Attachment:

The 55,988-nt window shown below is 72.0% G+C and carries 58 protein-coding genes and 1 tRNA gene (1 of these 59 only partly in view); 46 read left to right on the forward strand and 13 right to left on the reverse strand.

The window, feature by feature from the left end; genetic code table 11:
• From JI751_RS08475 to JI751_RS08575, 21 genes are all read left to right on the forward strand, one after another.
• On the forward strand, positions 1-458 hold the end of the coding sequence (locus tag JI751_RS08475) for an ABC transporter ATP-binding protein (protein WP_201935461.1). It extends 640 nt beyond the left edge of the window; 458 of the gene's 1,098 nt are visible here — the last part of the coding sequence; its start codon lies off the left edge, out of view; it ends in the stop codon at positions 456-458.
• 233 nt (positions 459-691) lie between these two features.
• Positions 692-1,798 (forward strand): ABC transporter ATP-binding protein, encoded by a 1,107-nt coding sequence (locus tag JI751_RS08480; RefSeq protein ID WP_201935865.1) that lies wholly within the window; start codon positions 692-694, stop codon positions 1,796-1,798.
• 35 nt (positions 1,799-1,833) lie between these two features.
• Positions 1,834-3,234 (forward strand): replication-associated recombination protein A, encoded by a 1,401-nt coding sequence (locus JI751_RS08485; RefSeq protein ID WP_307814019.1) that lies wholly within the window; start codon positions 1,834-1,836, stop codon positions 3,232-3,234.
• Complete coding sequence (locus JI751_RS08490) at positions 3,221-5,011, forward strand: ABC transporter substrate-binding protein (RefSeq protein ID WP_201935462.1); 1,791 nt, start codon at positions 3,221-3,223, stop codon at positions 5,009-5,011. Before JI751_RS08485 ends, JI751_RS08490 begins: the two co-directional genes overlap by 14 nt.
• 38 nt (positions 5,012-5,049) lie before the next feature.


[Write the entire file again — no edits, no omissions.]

The 55,988-nt window shown below is 72.0% G+C and carries 58 protein-coding genes and 1 tRNA gene (1 of these 59 only partly in view); 46 read left to right on the forward strand and 13 right to left on the reverse strand.

The window, feature by feature from the left end; genetic code table 11:
• From JI751_RS08475 to JI751_RS08575, 21 genes are all read left to right on the forward strand, one after another.
• On the forward strand, positions 1-458 hold the end of the coding sequence (locus tag JI751_RS08475) for an ABC transporter ATP-binding protein (protein WP_201935461.1). It extends 640 nt beyond the left edge of the window; 458 of the gene's 1,098 nt are visible here — the last part of the coding sequence; its start codon lies off the left edge, out of view; it ends in the stop codon at positions 456-458.
• 233 nt (positions 459-691) lie between these two features.
• Positions 692-1,798 (forward strand): ABC transporter ATP-binding protein, encoded by a 1,107-nt coding sequence (locus tag JI751_RS08480; RefSeq protein ID WP_201935865.1) that lies wholly within the window; start codon positions 692-694, stop codon positions 1,796-1,798.
• 35 nt (positions 1,799-1,833) lie between these two features.
• Positions 1,834-3,234 (forward strand): replication-associated recombination protein A, encoded by a 1,401-nt coding sequence (locus JI751_RS08485; RefSeq protein ID WP_307814019.1) that lies wholly within the window; start codon positions 1,834-1,836, stop codon positions 3,232-3,234.
• Complete coding sequence (locus JI751_RS08490) at positions 3,221-5,011, forward strand: ABC transporter substrate-binding protein (RefSeq protein ID WP_201935462.1); 1,791 nt, start codon at positions 3,221-3,223, stop codon at positions 5,009-5,011. Before JI751_RS08485 ends, JI751_RS08490 begins: the two co-directional genes overlap by 14 nt.
• 38 nt (positions 5,012-5,049) lie before the next feature.